One of the biggest factors as to why the U.S. spends more on healthcare is the fact that the U.S. has a much higher rate of obesity as compared to every other European nation. In short, we’re fat! The United States in 2009 (and the rates are higher now) had an obesity rate of nearly 35%–nearly 5% higher than the next OECD nation (Mexico), about 10% higher than the next European nation (the UK), and almost 20% higher than the OECD (Organization for Economic Cooperation and Development) average. A 2012 study by the Obesity Prevention Source revealed that costs related to obesity in 2005 totaled nearly $190 billion, a number that is likely significantly higher now.

Data also shows that the United States has a significantly higher rate of diabetes as compared to the majority of European nations. Obesity and diabetes usually lead to higher medical costs due to conditions and treatments related to these diseases, such as hypertension and even cancer. As many can imagine, costs from these conditions and treatments will certainly inflate the costs of healthcare. The simple fact is that if you have a greater amount of unhealthier people, the higher the total healthcare costs.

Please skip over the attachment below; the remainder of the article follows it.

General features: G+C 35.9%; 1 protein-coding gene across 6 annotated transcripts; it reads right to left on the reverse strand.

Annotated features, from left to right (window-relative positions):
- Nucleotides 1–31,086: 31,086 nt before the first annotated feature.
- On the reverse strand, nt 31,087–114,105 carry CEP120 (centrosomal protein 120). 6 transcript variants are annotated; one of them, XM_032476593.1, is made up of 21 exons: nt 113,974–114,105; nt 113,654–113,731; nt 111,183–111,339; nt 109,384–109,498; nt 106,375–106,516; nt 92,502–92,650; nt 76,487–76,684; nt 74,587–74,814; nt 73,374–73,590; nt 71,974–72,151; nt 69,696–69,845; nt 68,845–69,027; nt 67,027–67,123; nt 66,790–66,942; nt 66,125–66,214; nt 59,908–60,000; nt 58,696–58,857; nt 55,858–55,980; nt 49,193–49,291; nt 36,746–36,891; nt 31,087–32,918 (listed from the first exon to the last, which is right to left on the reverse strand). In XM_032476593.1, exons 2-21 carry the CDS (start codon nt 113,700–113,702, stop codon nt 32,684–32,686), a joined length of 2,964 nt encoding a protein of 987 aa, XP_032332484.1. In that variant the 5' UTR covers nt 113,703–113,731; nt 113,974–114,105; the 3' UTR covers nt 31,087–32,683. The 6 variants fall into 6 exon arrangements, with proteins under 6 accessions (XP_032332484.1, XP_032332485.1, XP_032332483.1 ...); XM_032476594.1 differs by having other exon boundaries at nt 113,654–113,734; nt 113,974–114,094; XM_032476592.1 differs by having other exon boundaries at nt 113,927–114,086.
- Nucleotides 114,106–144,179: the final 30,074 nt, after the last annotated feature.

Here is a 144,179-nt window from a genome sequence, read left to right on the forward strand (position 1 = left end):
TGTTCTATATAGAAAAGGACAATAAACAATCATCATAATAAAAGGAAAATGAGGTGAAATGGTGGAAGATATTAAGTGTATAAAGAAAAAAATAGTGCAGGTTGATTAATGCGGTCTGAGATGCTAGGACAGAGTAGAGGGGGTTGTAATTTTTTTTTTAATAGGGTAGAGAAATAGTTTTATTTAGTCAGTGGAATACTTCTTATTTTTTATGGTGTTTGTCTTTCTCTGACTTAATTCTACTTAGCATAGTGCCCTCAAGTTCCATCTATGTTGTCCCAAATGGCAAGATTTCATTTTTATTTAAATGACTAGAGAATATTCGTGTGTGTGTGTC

One of the best (and probably the one most people can agree on) solutions is to simply get more Americans healthier! Americans need to both exercise and eat better to achieve this. When more people are healthy (and less people are obese), they go to the doctor less, need less treatments, and ultimately spend less on healthcare.